Approximately 23% of participants reported dual-use in the same day, while 9% of participants reported dual-use at the same time. While these data include OTC and prescription medications, the findings are similar to those reported by Albert et al [3] in which 23% of the patients used prescription medications in 2 or more classes. The extent to which the dual medication use occurred within the same day is not reported. Participants were more likely to use multiple medications on the same day if they reported that more than one joint had OA or if they had a high school education or greater. Future research should explore if patients are taking more than one medication because they believe each medication is for a particular joint or if one medication is only helpful for certain joints and not others. Although dual-use is not necessarily bad or against current guidelines and recommendations, four of five organizations currently offer no statement on dual-use [2,12-14]. The American College of Rheumatology is the only organization to offer a statement advocating dual-use for the treatment of OA [11]. While future research should evaluate medication dosage by using medication inventory forms, the data from our study indicates that the same-time dual-use combinations tend to be low-risk combinations (e.g., medications with supplements, NSAIDs with analgesics); however, recent research has raised concerns about the safety of combining NSAIDs with acetaminophen [15].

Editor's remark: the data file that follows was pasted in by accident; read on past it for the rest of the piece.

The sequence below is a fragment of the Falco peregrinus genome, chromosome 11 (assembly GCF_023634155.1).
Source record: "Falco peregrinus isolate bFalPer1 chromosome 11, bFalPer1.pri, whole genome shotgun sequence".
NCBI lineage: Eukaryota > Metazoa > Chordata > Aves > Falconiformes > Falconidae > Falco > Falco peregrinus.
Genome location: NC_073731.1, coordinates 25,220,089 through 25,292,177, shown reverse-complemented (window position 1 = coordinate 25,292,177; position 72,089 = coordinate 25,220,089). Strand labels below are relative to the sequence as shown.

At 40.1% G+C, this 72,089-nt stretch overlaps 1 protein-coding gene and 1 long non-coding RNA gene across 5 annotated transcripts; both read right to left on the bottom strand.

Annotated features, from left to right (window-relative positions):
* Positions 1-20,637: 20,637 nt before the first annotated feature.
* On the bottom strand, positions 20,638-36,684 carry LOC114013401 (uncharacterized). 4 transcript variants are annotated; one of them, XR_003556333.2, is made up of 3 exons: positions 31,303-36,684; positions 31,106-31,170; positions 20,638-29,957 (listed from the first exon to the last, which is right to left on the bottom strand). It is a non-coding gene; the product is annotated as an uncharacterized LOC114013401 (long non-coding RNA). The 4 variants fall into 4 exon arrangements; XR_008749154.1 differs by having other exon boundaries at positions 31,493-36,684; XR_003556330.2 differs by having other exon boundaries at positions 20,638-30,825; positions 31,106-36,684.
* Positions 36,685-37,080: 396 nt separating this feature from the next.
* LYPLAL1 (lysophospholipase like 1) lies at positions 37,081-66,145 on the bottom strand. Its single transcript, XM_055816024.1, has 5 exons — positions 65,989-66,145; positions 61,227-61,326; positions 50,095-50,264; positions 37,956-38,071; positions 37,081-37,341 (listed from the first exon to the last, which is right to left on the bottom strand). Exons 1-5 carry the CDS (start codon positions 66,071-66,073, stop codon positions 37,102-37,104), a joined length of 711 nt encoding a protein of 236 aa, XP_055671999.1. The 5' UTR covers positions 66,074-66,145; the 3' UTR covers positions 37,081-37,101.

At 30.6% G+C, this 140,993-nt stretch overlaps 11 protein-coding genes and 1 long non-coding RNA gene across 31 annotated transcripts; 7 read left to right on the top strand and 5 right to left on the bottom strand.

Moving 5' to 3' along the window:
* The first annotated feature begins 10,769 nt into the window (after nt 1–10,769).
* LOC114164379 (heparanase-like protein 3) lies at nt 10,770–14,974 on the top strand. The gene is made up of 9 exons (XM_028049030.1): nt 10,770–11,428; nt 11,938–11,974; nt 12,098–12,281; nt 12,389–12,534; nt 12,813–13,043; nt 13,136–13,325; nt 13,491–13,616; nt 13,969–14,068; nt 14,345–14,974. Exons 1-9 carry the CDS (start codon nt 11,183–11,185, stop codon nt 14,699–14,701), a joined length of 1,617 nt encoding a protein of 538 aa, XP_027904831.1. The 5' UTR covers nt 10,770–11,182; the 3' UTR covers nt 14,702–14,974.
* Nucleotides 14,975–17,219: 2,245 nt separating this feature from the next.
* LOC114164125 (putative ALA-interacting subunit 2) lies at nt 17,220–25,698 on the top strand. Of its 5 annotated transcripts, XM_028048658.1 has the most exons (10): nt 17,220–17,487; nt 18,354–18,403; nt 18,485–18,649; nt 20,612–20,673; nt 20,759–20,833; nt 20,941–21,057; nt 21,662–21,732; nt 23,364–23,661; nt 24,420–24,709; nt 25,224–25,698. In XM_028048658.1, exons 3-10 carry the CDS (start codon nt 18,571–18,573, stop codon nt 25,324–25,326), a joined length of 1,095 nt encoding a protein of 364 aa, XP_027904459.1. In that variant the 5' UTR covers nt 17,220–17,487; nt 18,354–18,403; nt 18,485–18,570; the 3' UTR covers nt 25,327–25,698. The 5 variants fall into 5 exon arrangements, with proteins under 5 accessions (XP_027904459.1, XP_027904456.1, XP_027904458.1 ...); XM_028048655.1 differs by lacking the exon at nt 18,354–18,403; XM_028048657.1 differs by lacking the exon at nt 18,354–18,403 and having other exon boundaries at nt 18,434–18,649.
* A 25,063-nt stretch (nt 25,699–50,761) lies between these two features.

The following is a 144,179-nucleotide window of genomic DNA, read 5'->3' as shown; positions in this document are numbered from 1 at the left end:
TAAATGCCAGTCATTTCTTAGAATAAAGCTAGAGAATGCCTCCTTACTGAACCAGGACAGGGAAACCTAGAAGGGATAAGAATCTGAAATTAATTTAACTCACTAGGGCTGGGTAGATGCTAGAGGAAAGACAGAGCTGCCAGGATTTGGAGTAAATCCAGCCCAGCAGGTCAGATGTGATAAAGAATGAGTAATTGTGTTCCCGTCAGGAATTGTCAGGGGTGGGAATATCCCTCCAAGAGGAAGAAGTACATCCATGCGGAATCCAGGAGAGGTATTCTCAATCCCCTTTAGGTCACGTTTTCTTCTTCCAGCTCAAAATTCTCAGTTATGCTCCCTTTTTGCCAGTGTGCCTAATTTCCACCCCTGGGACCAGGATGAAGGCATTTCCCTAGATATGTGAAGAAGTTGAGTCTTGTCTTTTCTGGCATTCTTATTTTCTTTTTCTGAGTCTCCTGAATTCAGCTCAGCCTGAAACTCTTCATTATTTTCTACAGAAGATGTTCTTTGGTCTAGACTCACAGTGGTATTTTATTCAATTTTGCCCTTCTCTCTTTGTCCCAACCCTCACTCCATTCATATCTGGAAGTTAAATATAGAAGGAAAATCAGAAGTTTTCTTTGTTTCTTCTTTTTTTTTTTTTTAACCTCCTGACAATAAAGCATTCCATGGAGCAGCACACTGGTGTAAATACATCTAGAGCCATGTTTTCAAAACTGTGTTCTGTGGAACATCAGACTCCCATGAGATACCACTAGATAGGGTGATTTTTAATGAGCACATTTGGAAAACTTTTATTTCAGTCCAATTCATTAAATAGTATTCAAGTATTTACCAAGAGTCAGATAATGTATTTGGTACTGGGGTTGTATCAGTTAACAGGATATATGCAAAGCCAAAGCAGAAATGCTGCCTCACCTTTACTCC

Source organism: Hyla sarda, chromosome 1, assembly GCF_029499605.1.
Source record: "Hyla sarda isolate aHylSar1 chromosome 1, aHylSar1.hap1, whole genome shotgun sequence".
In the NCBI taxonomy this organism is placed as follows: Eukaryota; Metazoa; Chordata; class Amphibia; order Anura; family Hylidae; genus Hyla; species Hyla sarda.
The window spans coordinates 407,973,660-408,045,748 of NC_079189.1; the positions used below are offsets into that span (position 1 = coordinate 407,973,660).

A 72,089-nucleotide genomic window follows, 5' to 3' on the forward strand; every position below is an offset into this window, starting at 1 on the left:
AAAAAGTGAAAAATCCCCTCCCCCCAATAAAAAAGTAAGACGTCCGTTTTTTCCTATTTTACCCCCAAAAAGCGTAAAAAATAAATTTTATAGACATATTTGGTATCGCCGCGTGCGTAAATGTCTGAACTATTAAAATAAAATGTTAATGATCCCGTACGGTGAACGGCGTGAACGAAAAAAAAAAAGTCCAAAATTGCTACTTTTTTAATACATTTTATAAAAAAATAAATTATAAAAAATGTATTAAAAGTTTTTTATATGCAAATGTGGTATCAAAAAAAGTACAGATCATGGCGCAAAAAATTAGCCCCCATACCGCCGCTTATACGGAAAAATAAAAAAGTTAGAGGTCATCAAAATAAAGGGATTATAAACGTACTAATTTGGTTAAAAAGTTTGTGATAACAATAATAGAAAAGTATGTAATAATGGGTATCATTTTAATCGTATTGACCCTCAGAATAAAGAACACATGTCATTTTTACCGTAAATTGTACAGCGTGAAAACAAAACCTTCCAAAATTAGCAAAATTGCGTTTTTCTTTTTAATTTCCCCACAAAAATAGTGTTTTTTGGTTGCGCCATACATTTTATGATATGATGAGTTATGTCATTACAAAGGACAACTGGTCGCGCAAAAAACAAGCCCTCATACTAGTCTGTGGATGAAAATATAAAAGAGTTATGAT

The current study identified several behaviors that have not been well studied in past OA research and may warrant further investigation. Thirteen (8%) participants reported using alternative methods to achieve symptomatic relief (e.g., misusing a prescription medication or consuming marijuana). Similarly, 26 participants reported stopping a medication because it was ineffective or they were prescribed a stronger medication. Based on these two findings it may be hypothesized that almost 1 in 5 patients in this cohort perceived one of their interventions to be ineffective. Participants that reported not taking medication consistently for 2 weeks were more likely to report their medication as ineffective. While longitudinal studies may be required to infer causality, it may be beneficial to suggest to patients that they should try new medications consistently (as prescribed) for at least 2 weeks. An additional 17 participants stopped taking their intervention because their prescription "ran out". We hypothesize that the reasons for this may have been due to socioeconomic status, access to healthcare, or effectiveness; but are yet to be determined as this was not the focus of the current study. These results highlight the need for clinicians to discuss with patients their satisfaction with interventions and what they should do if they believe a treatment is ineffective or their medication runs out.